Cuban Prisoners Faced with Inhumane Conditions; No Investigations Permitted

Cuban Prisoners Faced with Inhumane Conditions; No Investigations Permitted

By Brittney Hodnik
Impunity Watch Reporter, North America

HAVANA, Cuba – A recent report and unverified video came out this last week showing the horrible conditions of Cuban prisons.  The environment in many of the 200 prisons throughout Cuba is inhumane and not fit for anyone.  The beds, toilets, food, and treatment of the prisoners are all inappropriate and appalling.

The Miami Herald reports that Cuba has between 70,000 and 80,000 inmates in about 200 prisons and labor camps on the island.  There are 11.2 million peoples in the country, making this a very high incarceration rate – 625 persons per 100,000.  Just for reference, the United States leads the way with 743 persons per 100,000 who are incarcerated.

Jose Miguel Vivanco, director of the Americas program at Human Rights Watch, said that prisoners told him back in 1995 that conditions were “absolutely awful, terrible, inhuman,” according to The Miami Herald.

Douglas Moore is an American convicted of a drug offense serving time in a Cuban prison, according to CNN.  In the hidden camera video released last week to publicize the terrible conditions, many of the inmates spoke about the atrocities.

Moore says in the video, “I cannot count all the times that I have been chained by my hands and legs and beaten mercilessly, then robbed of my meager possessions by the [guards] here at Combinado del Este,” reports CNN.  Complaints from other prisoners include meager rations of food, dilapidated cells, moldy walls, overcrowding, limited exercise hours, and persistent sewage leaks.

The major problem, reports CNN, is that the International Committee of the Red Cross and other human rights groups are unable to investigate conditions at the Combinado del Este.  A state released video in 2004 showed Cuban prisoners learning computer skills and exercising on a lawn.

According to an article by NBC Miami, Albert Mueller explains some of his time behind bars and the terrible things he went through.  He said that the prison was unsanitary, deteriorating, and unstable and that was over 40 years ago.  He recalls his first day in prison: “I [had] to suffer a simulation of a firing squad…It was a very bad experience.”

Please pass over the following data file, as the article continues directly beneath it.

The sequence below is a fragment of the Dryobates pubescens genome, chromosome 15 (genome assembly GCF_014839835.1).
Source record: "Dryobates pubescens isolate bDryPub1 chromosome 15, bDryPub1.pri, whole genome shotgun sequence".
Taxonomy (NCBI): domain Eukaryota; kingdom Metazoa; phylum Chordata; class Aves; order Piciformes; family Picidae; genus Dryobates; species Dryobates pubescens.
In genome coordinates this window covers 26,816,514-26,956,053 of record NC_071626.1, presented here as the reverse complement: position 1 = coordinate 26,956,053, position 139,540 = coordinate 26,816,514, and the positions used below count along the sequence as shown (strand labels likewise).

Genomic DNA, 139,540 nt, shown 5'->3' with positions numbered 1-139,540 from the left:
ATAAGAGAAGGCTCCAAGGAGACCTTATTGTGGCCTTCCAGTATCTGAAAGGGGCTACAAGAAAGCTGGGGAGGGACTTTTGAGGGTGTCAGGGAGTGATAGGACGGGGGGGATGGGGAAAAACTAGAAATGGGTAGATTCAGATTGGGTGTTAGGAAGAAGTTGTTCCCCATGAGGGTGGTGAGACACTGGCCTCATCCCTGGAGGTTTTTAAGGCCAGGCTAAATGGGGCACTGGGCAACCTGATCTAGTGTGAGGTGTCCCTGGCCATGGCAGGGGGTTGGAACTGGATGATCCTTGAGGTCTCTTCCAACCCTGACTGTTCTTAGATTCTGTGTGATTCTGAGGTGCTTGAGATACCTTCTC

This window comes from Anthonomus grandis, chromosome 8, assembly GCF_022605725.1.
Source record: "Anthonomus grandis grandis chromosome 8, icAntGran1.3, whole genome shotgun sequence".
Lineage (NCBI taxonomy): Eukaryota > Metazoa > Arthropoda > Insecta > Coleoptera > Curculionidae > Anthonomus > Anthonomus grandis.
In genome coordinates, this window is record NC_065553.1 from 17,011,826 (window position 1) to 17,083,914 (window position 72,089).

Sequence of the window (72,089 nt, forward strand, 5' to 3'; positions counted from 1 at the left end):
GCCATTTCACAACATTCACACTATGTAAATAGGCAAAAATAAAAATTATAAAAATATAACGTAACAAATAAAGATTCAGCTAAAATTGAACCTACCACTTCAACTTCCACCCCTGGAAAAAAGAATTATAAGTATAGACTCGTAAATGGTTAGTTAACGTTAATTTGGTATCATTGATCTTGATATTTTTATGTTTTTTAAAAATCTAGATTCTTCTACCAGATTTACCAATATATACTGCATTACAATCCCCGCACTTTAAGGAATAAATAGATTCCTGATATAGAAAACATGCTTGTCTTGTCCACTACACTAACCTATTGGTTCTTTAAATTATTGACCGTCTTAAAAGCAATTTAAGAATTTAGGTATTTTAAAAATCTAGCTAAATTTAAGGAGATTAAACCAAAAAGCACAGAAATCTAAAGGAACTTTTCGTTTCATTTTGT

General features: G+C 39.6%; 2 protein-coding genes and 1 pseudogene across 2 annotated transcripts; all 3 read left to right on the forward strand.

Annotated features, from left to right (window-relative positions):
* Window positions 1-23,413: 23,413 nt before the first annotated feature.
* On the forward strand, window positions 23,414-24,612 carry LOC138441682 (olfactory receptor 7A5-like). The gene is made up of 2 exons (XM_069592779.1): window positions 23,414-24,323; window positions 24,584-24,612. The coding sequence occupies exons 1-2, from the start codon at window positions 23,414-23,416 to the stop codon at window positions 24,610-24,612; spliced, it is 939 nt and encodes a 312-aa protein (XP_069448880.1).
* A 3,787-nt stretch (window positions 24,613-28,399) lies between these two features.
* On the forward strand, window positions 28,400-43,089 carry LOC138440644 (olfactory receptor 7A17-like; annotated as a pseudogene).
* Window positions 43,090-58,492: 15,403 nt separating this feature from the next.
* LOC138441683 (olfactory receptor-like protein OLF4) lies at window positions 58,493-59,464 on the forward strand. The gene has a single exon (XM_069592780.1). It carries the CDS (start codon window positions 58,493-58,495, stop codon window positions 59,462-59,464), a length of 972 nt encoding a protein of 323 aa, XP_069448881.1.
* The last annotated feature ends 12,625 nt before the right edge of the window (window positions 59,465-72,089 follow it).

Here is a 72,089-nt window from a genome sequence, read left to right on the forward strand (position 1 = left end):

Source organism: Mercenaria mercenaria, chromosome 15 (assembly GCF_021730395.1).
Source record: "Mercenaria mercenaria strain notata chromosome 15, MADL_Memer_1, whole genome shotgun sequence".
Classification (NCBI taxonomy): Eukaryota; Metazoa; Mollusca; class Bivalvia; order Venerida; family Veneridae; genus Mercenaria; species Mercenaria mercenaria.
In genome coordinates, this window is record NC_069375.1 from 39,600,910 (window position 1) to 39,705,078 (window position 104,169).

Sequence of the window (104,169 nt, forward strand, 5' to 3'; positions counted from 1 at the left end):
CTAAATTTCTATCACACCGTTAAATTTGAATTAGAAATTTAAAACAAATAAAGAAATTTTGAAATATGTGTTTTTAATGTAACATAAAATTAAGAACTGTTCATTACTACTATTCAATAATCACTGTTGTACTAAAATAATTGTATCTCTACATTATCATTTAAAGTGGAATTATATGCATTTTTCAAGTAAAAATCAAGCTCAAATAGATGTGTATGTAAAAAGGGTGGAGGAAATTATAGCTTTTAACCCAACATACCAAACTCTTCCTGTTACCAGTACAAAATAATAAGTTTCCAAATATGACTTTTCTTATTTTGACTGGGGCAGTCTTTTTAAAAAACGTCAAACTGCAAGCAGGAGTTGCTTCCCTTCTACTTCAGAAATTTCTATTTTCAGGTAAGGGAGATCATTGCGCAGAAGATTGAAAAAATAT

The narrator of the video wants it to be shared, and wants a change in the prisons in Cuba.  The Global Post reports the narrator says, “Show this video to the international community, how this miserable dictatorship commits cruelties against humanity.”  Hopefully the publicity will help the prisoners facing intolerable conditions there.

For more information, please visit:

Global Post — Cuban Prison Videos Filmed by Inmates Expose Living Conditions — 18 Mar. 2012

CNN – Cuban Prisoners Said to Make Videos Exposing Prison Conditions — 17 Mar. 2012

Miami Herald — Many Have Complained About Cuban Prisons, but No Independent Inspections Have Been Allowed — 16 Mar. 2012

NBC Miami — Ex-Cuban Prisoner Remembers his 15 Years Behind Bars — 15 Mar. 2012

Russian Ambassador Denies Intent To Seek Posthumous Magnitsky Conviction

By Terance Walsh
Impunity Watch Reporter, Europe

LONDON, United Kingdom – Alexander Yakovenko, the Russian ambassador to the United Kingdom, issued a statement denying reports of a posthumous prosecution of deceased Russian lawyer Sergei Magnitsky.  Yakoveno’s statement contradicts documentary evidence that Russian authorities are preparing to prosecute Magnitsky.

Sergei Magnitsky (Photo courtesy of The Guardian).

Magnitsky was a lawyer for Russian company Hermitage Capital.  In 2008 Magnitsky uncovered a tax fraud scheme coordinated by one of Hermitage Capital’s clients.  Upon reporting the fraud the Russian government turned the blame on Magnitsky.  He was imprisoned in depraved conditions, denied access to urgent medical care, and was allowed to die on the floor of the prison.